Applied Theology

  • Don, thank you for the link! Here are a couple of relevant excerpts:


    The functions of the prophētēs were, on the one hand, the ritual performance of the sacrifices to Apollo and, on the other hand, representative duties as well as announcing and interpreting the answers of the oracle. The prophētēs Philidas, who left behind only an inscription of four lines as testimony of his office, did not see any inconsistency in being both an Epicurean philosopher and a prophet, or in publicly commemorating this aspect after the end of his term as prophet. Those who selected him as their candidate evidently had no reservations about this situation, either, for there can be no doubt that they knew about his Epicurean background.

    .....

    To return to Epicurean hiereis, modern scholars have been particularly impressed by Aurelius Belius Philippus, hiereus theou megistou hagiou Belou and diadokhos of the Epicureans at Apamea ad Orontem (Rey-Coquais 1973:66–68 no. 3; cf. now Smith 1996:120). The relevant inscription is preserved only in a very fragmentary state and is dated to the second or third century AD. In spite of its poor condition, it is possible to gather from the text that Aurelius Belius Philippus had done something at the god Belus’ behest. Therefore, the Epicurean publicly recognized the god as the inspirer of his own acts. Since Aurelius Belius Philippus was diadokhos of the Epicureans at Apamea, there must have been an institutionalized Epicurean school, which is not otherwise attested. The sanctuary of Zeus Belus at Apamea was an important oracle sanctuary,[53] which was consulted, for example, by Septimius Severus (Cassius Dio Roman History 70.8.5–6). Little is known about this sanctuary, and nothing about the Epicurean diadokhos, except what the inscription tells us; yet Aurelius Belius Philippus, whose name contains Latin, Semitic-theophoric, and Greek elements,[54] has captured scholars’ interest for two reasons: first because, although being an Epicurean philosopher and therefore an exponent of Hellenic culture, he had strong relations to the cult of Belus,[55] and second, because of the supposed inconsistency between his Epicureanism and his priesthood.[56] However, rather than perceiving Aurelius Belius Philippus as a person enmeshed in inner paradoxes, we should perhaps question whether the supposed inconsistency might not prove to be an error of perspective on our part. For the issue whether an orthodox Epicurean should be a priest of Belus is relevant if, and only if, the postulate is valid that Epicurus’ doxai were determinant for his followers in their public life.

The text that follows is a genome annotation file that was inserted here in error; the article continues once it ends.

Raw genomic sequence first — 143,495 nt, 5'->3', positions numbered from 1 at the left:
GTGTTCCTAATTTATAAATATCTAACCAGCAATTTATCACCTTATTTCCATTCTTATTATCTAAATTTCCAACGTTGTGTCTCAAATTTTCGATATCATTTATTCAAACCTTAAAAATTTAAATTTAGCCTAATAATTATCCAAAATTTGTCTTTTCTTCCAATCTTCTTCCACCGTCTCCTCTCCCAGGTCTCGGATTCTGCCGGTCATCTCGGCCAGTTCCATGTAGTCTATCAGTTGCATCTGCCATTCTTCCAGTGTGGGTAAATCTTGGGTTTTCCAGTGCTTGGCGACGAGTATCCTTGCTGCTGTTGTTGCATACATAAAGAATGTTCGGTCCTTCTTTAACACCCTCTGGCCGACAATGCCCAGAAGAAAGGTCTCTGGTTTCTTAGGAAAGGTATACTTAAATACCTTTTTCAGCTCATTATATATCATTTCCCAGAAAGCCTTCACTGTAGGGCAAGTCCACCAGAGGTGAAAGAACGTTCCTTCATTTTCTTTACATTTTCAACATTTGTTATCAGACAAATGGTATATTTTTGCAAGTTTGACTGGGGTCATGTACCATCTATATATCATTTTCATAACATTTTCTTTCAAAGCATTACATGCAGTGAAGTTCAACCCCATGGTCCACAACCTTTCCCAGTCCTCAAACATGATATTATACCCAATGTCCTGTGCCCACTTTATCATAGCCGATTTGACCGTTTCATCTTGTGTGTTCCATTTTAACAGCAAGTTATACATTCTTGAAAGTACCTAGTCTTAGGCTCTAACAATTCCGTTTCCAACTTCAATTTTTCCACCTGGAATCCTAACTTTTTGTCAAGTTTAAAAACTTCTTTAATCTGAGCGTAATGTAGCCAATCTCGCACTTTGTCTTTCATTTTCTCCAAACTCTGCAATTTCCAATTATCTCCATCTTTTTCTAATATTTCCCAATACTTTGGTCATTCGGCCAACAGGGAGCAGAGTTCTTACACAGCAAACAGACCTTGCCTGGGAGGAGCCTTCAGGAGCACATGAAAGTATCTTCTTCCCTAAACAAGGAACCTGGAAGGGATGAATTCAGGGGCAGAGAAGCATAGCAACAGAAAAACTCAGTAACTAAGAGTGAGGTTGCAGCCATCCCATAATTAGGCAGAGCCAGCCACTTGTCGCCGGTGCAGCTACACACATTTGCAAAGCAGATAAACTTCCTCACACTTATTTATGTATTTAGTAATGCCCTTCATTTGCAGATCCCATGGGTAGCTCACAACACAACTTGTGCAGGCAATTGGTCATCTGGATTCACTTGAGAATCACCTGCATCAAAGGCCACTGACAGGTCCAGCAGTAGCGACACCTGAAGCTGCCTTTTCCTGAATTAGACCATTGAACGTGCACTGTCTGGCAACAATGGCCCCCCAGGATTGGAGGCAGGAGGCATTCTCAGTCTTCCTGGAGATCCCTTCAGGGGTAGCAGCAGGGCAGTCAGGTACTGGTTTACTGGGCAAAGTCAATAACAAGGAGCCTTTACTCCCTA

———

    Very mysterious. I wonder what was going on here!

  • I am pretty sure both of these articles are totally new to me so it is going to take me some time to comment. But in the same department, it was sort of my understanding that the Epicurean who was an "advisor" (my word because I can't remember more detail to Antiochus Epiphanes and his dealings with Jerusalem was an Epicurean.


    Hmm I am thinking sort of about this article, but it was my recollection that the references were to an Epicurean in his government, not to Antiochus himself: https://web.archive.org/web/20…rus.net/en/history.html#C

  • This could be evidence of Cassius 's conviction that Epicureans weren't wallflowers and that some took part civic and political life.

    Oh yes, that's a conviction of mine that's at least as strong as that Epicurus was serious about what he was saying about divinity. Give me liberty, or give me death, but at the end of my life above all don't make me have to admit to myself that I spent my life entirely in a cave on bread and water and running from the world! :-)